Mobile, do you have any idea what those plants are growing in the pot with the VFT, with thin, round leaves (in cross section)? The common name or genus/species name?

I have one of those plants, which germinated in a batch of sphagnum peat moss, that I have cultivated as a potential companion plant for Venus Flytraps (although it grows quite large when it has the root space), but I have no idea what it is.

Regarding coir, I'm personally fond of the physical properties it adds to a mix, but coir from every source I've tried all must be carefully desalinated by repeated soaking and draining first, before use. One of my better sphagnum-free mixes, in which several Venus Flytraps have now been growing well for several years, is composed of--

  • silica sand
  • coir (desalinated)
  • evergreen needles
  • small pieces of evergreen bark

Edited by FlytrapRanch

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Sorry, but I don't know what the companion plant is, but I'm sure someone on here will know.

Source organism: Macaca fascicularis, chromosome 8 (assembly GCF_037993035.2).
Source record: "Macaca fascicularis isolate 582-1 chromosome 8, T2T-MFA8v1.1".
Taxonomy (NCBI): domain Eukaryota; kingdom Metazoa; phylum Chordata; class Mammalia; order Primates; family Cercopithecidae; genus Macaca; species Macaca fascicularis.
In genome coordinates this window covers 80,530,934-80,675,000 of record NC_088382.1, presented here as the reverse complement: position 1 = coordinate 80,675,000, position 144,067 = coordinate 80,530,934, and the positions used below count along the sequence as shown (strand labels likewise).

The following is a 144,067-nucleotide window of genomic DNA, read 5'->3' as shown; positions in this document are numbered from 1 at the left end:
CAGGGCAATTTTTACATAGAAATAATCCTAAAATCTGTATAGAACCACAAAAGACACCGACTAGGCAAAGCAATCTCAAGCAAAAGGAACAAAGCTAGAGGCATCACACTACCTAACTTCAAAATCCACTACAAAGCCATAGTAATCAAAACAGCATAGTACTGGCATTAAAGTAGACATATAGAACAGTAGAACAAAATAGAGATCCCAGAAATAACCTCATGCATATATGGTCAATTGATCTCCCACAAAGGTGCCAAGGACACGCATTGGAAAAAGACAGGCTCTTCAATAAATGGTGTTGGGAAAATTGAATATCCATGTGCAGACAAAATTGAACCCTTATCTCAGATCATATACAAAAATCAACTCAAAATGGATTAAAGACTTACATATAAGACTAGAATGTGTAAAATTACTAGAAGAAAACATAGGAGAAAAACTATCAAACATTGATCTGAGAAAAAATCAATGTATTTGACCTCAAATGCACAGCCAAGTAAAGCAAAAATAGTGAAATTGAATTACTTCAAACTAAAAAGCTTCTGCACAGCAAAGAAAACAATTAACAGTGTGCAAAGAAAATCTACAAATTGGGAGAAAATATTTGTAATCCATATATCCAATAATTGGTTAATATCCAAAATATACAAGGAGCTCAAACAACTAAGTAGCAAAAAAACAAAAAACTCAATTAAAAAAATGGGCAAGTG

Maybe coir works ok when in certain mixes, rather than being a direct substitute for Sphagnum peat, but when I have tried it mixed with just perlite then it has not performed well for me. I also find the need to repeatedly soak it as being rather tedious.

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Yes, it certainly is tedious and time-consuming to methodically desalinate coir, but I like the rot-resistance and springiness it adds to a mix, the great water retention while still aggressively incorporating air into the mix.

Regarding coir and perlite, I've found a 50/50 or 60/40 mix (by volume) of desalinated coir and perlite to be an excellent medium for some orchids including Paphiopedilum and Tolumnia.

Edited by FlytrapRanch